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As part of the Islamization of Knowledge agenda, Islamic economics as a discipline was formally laid down in the First International Conference on Islamic Economics in 1976. The objective was to present the case of Islamic economics (IE) in a language common to financiers, politicians, and economists. Deriving its inspiration from the ideals of Islam, IE studies the interaction of the spiritual and material paradigm, with the ultimate aim of establishing a just and fair socioeconomic system.
The biggest challenge faced by IE has been, and still is, to reconcile the material self-interest with the “ethoreligious” or moral self-interest of agents and the welfare of society as a whole, and to replace interest-based financial institutions with interest-free institutions guided by Shariah, Islamic law, and moral standards. The compatibility between Islam and capitalism is studied by Maxime Rodinson in his book Islam and Capitalism (1966). In his work on the textual analysis of Qur’an and other Islamic knowledge sources and the economic history of the Islamic world, Rodinson demonstrates that Muslims never had any trouble reconciling the money-making mechanism under the Islamic framework. In contrast, Bryan S. Turner in Weber and Islam: A Critical Study (1974) argues that, for Max Weber, “it was the patrimonial nature of Muslim political institutions which precluded the emergence of capitalist preconditions, namely rational law, a free labor market, autonomous cities, a money economy and a bourgeois class” (Turner  1998, p. 2). Thus, Turner does not ultimately subscribe to Weber’s view of Islam. While posing a different critique from Rodinson’s, Turner ascribes a combination of Puritanism and orientalism to Weber that skews the latter’s view of the relationship between Islam and capitalistic development. However, the process of reconciliation between IE and other economic systems needs to emerge by implementing just socioeconomic paradigm (Chapra 2003).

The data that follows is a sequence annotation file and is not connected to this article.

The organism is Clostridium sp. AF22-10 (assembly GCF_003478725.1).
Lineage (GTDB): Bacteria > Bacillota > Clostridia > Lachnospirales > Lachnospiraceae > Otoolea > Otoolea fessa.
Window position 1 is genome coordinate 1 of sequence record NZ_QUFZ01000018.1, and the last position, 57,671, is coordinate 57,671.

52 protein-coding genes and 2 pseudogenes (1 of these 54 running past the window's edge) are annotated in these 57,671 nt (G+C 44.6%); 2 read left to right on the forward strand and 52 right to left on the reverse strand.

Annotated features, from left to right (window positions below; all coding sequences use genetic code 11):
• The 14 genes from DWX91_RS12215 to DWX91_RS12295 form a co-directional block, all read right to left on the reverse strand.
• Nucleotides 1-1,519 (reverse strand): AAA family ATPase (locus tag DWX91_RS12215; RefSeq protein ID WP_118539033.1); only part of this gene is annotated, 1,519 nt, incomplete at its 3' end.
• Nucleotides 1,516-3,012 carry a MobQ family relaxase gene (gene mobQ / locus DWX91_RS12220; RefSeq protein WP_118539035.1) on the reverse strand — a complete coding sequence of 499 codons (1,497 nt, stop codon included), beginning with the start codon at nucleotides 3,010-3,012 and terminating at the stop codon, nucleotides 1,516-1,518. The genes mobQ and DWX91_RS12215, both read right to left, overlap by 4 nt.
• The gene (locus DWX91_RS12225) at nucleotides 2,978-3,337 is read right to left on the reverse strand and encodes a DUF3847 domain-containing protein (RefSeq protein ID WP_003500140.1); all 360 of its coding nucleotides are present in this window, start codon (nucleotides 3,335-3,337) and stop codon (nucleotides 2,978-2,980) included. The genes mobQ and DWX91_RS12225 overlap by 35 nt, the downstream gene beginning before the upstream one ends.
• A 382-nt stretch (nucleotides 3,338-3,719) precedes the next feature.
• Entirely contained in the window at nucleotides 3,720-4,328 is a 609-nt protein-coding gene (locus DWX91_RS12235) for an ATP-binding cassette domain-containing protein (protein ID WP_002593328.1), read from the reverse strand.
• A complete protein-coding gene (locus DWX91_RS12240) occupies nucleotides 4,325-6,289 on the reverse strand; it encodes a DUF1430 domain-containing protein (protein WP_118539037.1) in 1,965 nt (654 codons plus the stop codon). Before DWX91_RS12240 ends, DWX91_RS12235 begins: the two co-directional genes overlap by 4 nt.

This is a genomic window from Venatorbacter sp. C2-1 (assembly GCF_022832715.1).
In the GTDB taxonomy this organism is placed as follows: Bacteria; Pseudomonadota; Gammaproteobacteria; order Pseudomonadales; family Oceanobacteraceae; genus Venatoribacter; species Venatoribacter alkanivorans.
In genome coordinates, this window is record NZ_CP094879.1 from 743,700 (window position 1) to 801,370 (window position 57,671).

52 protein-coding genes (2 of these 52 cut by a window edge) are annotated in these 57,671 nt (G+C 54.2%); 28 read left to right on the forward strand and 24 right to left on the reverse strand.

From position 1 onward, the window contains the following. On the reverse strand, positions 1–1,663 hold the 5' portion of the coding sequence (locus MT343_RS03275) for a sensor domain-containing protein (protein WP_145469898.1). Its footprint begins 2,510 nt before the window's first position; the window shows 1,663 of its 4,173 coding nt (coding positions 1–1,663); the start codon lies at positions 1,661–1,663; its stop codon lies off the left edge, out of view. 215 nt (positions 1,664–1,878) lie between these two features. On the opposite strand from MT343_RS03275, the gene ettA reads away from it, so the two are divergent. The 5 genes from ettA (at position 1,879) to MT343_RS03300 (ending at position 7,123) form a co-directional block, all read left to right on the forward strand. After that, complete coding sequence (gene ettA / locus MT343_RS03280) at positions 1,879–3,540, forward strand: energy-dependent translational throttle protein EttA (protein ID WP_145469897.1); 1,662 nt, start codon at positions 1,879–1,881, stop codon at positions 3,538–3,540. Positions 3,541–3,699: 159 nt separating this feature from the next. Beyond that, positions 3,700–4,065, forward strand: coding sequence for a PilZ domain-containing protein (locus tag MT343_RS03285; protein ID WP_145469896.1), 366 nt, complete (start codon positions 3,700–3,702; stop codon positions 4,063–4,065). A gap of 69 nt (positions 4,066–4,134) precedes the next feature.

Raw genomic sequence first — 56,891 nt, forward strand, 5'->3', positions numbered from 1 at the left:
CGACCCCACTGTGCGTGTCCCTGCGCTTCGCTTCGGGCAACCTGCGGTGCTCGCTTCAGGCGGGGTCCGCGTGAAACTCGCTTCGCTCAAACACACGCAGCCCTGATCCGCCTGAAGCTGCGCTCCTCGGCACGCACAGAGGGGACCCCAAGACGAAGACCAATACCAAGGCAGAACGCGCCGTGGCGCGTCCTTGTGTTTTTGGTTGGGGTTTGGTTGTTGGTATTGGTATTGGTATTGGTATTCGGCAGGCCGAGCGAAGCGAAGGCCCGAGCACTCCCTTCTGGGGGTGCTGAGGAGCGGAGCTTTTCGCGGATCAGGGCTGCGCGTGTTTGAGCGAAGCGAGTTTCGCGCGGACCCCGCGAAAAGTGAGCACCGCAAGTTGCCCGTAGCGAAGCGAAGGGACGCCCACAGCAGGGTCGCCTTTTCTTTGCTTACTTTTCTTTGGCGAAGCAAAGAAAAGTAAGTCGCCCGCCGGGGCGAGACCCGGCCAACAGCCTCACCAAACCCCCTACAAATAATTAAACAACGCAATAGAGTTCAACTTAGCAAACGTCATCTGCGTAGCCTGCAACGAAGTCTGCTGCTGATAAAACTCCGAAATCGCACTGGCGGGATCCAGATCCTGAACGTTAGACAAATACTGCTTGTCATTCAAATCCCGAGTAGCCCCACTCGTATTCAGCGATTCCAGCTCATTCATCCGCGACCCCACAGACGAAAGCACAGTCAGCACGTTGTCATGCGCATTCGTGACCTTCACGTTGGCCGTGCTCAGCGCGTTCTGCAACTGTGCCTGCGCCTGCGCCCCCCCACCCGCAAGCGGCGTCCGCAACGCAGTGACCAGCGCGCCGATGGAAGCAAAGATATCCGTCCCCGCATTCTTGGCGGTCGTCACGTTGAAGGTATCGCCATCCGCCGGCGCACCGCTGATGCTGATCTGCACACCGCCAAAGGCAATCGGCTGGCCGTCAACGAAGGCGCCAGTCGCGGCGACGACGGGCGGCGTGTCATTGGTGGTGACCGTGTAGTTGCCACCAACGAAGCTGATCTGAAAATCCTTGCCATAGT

IE seeks to devise ways in which economic agents and markets can be directed by moral and social values based on Shariah. Its supporters believe that all economic and business activities should be based on an ethoreligious paradigm, with the sole aim being the welfare of individuals and society as a whole. In many ways, it pursues the same objective as conventional economics, but within religious-based moral codes of Islam.
According to IE, moral codes and principles should regulate economic activities to ensure the elimination of poverty and glaring inequalities in the distribution of wealth and resources. The state should take responsibility for those objectives and utilize Islamic fiscal tools such as zakat (the annual 2.5% voluntary tithe to the needy), taxation, equity, loss-profit, and risk sharing to achieve them. Factors of production should be treated on an equity basis, and no predetermined return on capital is allowed. These are the core features of Islamic economics, and are what make it different from its conventional counterpart. IE provides the means for the material and spiritual growth and welfare of the human race. It reflects the physical and spiritual aspects of life, holding them in a balance so that they supplement and reinforce each other, and if any clash does occur, moral and ethical values reign supreme. Religiously based moral checks on economic and market activities are set up to ensure the true success of both individuals and society. Activities that are in conflict with Islamic spiritual, social, and moral values are prohibited in Islamic economics.
Both the literature on IE and the number of financial institutions based on Islamic principles have increased rapidly in recent years. Many economics journals are allocating space for Islamic economics and finance, and there are some that are dedicated especially to the publication of articles related to Islamic economics and finance, including the International Journal of Islamic Economics (London), the Journal of Islamic Economics (Jeddah), and the Islamic Development Bank Journal. Islamic economics, especially Islamic banking and finance, is taught at universities around the world, including International Islamic University (Malaysia), International Islamic University (Pakistan), the International Centre for Education in Islamic Finance (Malaysia), the London School of Economics, Harvard University, University of Cairo, Monash University, University of Tehran, and numerous universities in Kuwait, United Arab Emirates, Sudan, Malaysia, Indonesia, and Saudi Arabia. Nevertheless, Islamic economics is still a nascent discipline, and a lot of work is being done to put theoretical, empirical, and applied proofs to its claims.
- Chapra, M. Umer. 2003. Islam and the Economic Challenge. Leicester, U.K.: Islamic Foundation.
- Rodinson, Maxime.  1978. Islam and Capitalism. English rev. ed. Austin: University of Texas Press.
- Turner, Bryan S.  1998. Weber and Islam: A Critical Study. London: Routledge.
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